The Employer's Guide Blog for Overseeing PBMs

The Definition of Oversee: to watch over and direct (an undertaking, a group of workers, etc.) in order to ensure a satisfactory outcome or performance.

The J&J lawsuit should be a wakeup call to the PBM industry — and to companies everywhere [Weekly Roundup]

The J&J lawsuit should be a wakeup call to the PBM industry — and to companies everywhere and other notes from around the interweb:

  • The J&J lawsuit should be a wakeup call to the PBM industry — and to companies everywhere. The ongoing legal dispute involving Johnson & Johnson has again thrust the topic of pharmacy benefit managers (PBMs) into the spotlight. Ann Lewandowski, a J&J employee, sued the company for overpaying for its employees’ prescription drugs through its PBM, Express Scripts, claiming that these overpayments resulted in higher health insurance premiums and out-of-pocket drug costs for employees. This lawsuit is a significant entrant in the recent groundswell of efforts to shine light on the traditional PBM industry and its opaque pricing structures and outdated evaluation models. It follows on the heels of probes by government regulators and attention from Congress into PBMs’ business practices. In late May, executives from three major PBMs were asked to testify before the House Committee on Oversight and Accountability.
  • Blue Cross Blue Shield of Michigan dropping coverage of weight loss drugs. Michigan’s largest insurance company said it will begin eliminating coverage of various weight loss drugs next year. In a statement to CBS News Detroit, the company said it is ending coverage of GLP-1 drugs “for large group fully insured members beginning January 1, 2025, or on a group’s 2025 health coverage renewal date.” Additionally, the company said it will change prior authorization requirements for Saxenda, Wegovy and Zepbound beginning Aug. 1. The company said the changes were made “after careful consideration of GLP-1 weight loss drugs’ efficacy, safety and access, and cost. “Blue Cross Blue Shield of Michigan is committed to providing our members with access to high-quality, affordable health care. We also have a responsibility, as stewards of our members’ and customers’ premiums, to ensure that the drugs we pay for benefit our members without adding excessive costs that impact all members and customer groups,” the health system said in a statement.
  • Missouri is in the center of a national drug pricing battle — with billions on the line. The stakes nationally are huge, in a medical market with escalating prescription prices and increasing concentration of medical providers in direct employment by hospital groups. Nationally, pharmaceutical manufacturers sold nearly $100 billion in discounted drugs in 2021 and 2022 through a federal program known as 340B, for the section of law where it is authorized. With an average discount of about 60%, according to representatives of the drug manufacturers, the wholesale value of the discounted prescriptions over two years is approximately $250 billion. The retail markup adds hundreds of millions more to the total revenue stream.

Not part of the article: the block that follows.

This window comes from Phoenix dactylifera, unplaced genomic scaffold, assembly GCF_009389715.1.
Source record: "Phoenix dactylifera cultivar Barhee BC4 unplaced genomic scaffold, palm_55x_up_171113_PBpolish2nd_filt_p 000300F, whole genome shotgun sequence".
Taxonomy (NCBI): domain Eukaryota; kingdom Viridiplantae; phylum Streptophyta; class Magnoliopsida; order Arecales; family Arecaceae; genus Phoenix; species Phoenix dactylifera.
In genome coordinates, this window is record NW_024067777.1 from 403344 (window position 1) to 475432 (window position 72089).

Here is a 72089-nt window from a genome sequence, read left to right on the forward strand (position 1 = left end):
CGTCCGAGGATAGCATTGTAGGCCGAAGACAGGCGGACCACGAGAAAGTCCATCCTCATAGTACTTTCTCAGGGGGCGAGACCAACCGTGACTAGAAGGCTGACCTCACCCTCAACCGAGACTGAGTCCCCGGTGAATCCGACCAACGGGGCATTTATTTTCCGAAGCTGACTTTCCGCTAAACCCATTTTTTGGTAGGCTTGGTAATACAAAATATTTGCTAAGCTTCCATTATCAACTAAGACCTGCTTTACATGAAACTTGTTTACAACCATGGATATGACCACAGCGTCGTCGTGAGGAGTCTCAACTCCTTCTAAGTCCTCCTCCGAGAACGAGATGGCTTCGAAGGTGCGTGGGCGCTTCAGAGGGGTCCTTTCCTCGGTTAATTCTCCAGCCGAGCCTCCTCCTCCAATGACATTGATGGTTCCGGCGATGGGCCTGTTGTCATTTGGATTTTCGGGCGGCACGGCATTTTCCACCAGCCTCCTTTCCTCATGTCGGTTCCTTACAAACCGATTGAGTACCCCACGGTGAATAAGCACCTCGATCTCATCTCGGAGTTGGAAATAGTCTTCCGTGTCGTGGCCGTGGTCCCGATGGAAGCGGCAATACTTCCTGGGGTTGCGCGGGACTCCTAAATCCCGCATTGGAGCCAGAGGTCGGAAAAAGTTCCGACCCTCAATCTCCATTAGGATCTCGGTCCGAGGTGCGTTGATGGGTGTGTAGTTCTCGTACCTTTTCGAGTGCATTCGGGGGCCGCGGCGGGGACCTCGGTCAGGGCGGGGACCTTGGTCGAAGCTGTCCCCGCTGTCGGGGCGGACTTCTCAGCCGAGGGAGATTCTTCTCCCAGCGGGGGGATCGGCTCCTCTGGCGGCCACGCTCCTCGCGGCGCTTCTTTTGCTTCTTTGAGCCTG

• Sanofi and Bristol Myers on the hook for $916M. Hawaii has won more than $900 million in a years-old lawsuit over the blood-thinning drug Plavix, in the largest court award in the state’s history. It’s a victory over two of the country’s largest drug companies, who said they plan to appeal. Plavix was marketed as a drug that could help reduce serious cardiovascular events. But in 2014, a state court found Bristol-Myers and Sanofi sold Plavix in Hawaii for 12 years, even though they knew it did not work on many Asians and Pacific Islanders. Judge James Ashford ruled that Sanofi and BMS knew that there was a risk “that about 30% of patients might have a diminished response to Plavix, but they did not update their label. The defendants created an environment where Hawaii prescribing physicians practiced for more than a decade without the necessary information needed to evaluate the serious limitations of this heart medication,” Ashford added.

Tyrone Squires, MBA, CPBS

I am the proud founder and managing director of TransparentRx, a fiduciary-model PBM based in Las Vegas, Nevada. We help health plan sponsors reduce pharmacy spend, by as much as 50%, without cutting benefits or shifting costs to employees.

Leave a Reply